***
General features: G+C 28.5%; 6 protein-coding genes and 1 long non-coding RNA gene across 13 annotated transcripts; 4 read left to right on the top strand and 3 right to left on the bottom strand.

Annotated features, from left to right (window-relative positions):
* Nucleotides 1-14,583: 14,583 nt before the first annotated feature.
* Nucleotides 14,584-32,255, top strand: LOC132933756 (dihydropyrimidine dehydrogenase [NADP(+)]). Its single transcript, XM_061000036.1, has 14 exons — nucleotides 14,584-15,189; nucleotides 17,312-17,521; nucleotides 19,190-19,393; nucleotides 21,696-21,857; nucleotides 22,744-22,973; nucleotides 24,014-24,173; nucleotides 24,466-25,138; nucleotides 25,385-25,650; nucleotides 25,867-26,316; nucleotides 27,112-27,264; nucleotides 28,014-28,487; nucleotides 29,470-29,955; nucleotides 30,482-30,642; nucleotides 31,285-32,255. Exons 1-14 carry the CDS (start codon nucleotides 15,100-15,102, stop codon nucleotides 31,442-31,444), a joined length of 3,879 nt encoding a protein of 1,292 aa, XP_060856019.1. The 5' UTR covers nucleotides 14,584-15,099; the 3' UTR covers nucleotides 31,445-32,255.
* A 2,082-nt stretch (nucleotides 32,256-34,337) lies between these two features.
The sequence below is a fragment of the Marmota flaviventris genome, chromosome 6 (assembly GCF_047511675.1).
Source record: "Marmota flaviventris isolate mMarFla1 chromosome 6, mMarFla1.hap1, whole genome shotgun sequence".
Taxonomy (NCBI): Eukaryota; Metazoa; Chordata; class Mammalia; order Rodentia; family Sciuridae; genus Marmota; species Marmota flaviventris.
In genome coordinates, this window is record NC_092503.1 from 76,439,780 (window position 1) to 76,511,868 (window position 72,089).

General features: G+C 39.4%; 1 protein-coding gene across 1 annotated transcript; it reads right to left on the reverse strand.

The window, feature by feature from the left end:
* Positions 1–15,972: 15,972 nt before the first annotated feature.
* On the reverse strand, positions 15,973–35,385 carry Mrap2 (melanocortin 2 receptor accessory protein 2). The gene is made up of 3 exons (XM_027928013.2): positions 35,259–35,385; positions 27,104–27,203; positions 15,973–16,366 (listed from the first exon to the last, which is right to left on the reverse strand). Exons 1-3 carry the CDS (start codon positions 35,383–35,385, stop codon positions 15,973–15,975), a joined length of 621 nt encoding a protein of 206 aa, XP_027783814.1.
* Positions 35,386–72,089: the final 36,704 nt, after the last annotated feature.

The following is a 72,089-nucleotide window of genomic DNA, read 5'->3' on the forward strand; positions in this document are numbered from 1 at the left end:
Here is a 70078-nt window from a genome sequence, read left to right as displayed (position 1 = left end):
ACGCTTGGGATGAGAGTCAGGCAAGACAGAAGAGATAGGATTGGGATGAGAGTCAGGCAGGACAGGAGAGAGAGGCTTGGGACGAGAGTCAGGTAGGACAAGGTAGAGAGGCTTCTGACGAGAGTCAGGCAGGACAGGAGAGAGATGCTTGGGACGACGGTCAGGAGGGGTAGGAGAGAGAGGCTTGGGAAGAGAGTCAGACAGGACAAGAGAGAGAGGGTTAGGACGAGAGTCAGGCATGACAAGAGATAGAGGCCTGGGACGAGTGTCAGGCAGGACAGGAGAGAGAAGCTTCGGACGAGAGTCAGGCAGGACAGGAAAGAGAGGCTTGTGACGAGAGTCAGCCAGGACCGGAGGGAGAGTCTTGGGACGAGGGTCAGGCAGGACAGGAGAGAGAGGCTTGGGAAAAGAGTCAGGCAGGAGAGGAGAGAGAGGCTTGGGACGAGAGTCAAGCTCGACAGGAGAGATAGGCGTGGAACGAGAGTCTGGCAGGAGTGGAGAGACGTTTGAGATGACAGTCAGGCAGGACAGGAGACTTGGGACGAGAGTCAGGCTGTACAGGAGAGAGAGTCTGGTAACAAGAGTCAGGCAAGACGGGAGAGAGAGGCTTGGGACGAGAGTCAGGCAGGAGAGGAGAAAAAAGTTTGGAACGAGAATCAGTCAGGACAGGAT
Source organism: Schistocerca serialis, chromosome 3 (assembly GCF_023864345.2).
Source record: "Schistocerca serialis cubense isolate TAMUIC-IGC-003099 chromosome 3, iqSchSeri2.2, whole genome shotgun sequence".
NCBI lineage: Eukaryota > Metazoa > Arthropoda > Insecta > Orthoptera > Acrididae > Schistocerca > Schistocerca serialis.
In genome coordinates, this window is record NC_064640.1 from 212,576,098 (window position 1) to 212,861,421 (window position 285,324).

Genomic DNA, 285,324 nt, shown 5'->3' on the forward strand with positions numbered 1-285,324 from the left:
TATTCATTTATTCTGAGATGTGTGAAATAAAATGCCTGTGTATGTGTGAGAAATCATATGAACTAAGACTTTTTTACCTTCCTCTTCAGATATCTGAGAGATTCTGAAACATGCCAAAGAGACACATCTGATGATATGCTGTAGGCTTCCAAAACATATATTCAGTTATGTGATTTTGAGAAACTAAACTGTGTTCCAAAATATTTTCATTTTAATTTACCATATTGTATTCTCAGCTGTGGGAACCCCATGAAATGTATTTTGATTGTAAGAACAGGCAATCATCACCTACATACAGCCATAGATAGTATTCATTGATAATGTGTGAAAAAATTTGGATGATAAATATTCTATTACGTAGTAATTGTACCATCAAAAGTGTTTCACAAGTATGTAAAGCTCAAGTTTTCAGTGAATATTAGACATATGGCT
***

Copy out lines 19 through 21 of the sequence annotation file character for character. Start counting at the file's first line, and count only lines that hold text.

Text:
Source record: "Schistocerca serialis cubense isolate TAMUIC-IGC-003099 chromosome 3, iqSchSeri2.2, whole genome shotgun sequence".
NCBI lineage: Eukaryota > Metazoa > Arthropoda > Insecta > Orthoptera > Acrididae > Schistocerca > Schistocerca serialis.
In genome coordinates, this window is record NC_064640.1 from 212,576,098 (window position 1) to 212,861,421 (window position 285,324).